Not all humans took advantage of these strides, and with the creation of tools came weapons. Humans who continued to hunt rather than work with the earth and build villages, had no particular respect for life as killing was their main business (Mumford, p. 82). The paranoia and sadism of a life-long hunter tends towards a culture of killing that does is not limited to animals. For safety they form into groups, and these groups direct their killing instincts. Nature is benign; there are no real dangers that don't exist anywhere else, with the exception of folly with respect to the weather or other human error. Common sense should keep people from antagonizing large predators.

5000 years ago, a hunter finished a meal of red meat and bread in the Alps. It should have been a happy moment for him, but he was shot in the head with an arrow by a fellow hunter. With few real threats in the world, even at high altitudes, humans create all of their own threats.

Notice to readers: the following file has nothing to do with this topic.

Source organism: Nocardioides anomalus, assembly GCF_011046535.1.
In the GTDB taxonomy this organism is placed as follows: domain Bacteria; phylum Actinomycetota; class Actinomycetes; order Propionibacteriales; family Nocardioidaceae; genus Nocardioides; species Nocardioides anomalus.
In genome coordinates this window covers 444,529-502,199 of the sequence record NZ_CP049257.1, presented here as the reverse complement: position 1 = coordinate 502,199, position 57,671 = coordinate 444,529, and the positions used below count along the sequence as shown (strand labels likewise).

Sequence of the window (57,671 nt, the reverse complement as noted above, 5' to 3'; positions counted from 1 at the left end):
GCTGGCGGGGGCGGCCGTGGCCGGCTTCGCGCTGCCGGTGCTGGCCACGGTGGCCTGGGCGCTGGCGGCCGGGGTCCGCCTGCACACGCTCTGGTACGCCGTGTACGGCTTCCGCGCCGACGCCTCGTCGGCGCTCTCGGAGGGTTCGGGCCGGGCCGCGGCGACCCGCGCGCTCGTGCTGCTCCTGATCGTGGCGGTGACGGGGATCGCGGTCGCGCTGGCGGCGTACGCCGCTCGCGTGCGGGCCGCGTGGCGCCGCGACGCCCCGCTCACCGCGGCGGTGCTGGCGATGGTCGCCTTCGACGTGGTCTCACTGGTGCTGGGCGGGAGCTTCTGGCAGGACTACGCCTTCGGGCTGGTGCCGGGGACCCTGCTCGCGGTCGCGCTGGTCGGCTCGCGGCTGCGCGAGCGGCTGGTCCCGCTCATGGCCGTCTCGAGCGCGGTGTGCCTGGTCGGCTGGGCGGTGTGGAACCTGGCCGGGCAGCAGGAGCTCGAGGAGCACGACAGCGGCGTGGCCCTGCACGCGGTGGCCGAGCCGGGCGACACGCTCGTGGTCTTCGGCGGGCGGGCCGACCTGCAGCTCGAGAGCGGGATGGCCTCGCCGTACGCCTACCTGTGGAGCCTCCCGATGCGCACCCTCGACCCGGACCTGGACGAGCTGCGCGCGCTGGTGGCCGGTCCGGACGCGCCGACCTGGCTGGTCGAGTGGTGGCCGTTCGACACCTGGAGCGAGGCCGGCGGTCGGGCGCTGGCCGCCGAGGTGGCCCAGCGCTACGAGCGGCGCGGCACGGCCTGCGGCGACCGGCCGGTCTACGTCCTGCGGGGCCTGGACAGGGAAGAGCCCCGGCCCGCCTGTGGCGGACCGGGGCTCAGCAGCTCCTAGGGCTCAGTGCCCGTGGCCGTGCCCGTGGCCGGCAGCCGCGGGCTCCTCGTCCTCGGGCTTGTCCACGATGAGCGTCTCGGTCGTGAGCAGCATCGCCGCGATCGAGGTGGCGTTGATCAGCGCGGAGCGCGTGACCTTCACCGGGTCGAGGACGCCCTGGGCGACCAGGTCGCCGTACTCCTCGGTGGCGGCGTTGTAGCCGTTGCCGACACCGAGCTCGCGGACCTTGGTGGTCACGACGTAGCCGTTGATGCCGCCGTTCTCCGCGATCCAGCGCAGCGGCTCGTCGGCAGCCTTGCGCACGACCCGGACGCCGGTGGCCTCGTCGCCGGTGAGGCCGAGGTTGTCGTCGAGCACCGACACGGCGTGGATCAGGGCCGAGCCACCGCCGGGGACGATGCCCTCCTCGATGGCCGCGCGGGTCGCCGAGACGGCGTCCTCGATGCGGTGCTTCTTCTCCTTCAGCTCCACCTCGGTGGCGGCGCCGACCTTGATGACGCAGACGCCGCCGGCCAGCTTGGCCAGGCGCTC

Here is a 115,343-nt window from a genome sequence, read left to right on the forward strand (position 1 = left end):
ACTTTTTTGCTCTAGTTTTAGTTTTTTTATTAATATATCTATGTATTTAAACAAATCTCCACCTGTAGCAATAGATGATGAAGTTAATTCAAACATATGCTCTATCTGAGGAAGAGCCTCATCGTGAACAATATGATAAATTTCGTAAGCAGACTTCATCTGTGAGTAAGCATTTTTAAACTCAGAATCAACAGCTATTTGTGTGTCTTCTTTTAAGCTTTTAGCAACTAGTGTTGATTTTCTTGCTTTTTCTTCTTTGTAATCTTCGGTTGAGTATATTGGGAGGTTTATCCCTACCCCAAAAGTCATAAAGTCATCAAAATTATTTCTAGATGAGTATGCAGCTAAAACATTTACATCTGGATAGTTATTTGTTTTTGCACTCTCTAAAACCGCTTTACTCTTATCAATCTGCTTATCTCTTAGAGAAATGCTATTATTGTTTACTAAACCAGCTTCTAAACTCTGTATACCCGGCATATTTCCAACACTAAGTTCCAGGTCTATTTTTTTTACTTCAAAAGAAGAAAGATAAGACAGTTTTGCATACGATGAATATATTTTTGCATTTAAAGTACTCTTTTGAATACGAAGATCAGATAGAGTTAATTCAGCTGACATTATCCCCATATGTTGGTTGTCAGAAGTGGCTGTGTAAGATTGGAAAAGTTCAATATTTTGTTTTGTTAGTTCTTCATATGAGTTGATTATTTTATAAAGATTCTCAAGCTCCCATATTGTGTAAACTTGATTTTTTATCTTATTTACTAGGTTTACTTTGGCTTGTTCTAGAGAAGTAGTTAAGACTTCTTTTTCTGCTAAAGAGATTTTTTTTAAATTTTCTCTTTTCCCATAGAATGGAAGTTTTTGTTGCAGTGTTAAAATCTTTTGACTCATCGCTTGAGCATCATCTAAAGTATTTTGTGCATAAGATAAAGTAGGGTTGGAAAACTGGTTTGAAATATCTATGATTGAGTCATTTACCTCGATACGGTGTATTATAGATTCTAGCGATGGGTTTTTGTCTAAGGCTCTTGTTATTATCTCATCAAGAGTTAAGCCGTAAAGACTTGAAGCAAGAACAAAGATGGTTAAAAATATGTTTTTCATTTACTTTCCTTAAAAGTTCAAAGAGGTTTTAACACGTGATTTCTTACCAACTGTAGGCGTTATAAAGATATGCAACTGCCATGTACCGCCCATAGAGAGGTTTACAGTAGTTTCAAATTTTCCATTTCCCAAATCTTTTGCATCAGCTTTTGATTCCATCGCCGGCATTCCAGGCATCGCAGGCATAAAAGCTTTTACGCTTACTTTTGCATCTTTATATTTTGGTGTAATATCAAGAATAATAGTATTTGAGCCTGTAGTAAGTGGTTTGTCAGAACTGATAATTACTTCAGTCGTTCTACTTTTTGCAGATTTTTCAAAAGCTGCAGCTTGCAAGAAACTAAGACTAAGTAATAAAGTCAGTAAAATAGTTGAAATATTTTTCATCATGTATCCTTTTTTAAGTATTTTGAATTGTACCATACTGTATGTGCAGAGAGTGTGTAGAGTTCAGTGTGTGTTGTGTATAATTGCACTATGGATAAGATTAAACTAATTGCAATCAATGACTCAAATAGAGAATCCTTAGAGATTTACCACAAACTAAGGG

Growth of Control, Paranoia and Armies
With time, armed bands grew into armies and their leaders where able to accumulate wealth and land and even other humans with the use of weapons. The weapon is the ultimate labor saving device, armed men can obtain wealth without working, they can obtain wives with out being kind and charming, they can gain power without any social or organizational talents. All they have to know is killing. Technologies that brought benefits to civilization have been shadowed by advances that have advanced killing to the point of terrorism. In the human experience, peace and prosperity have grown in parallel with terror and annihilation.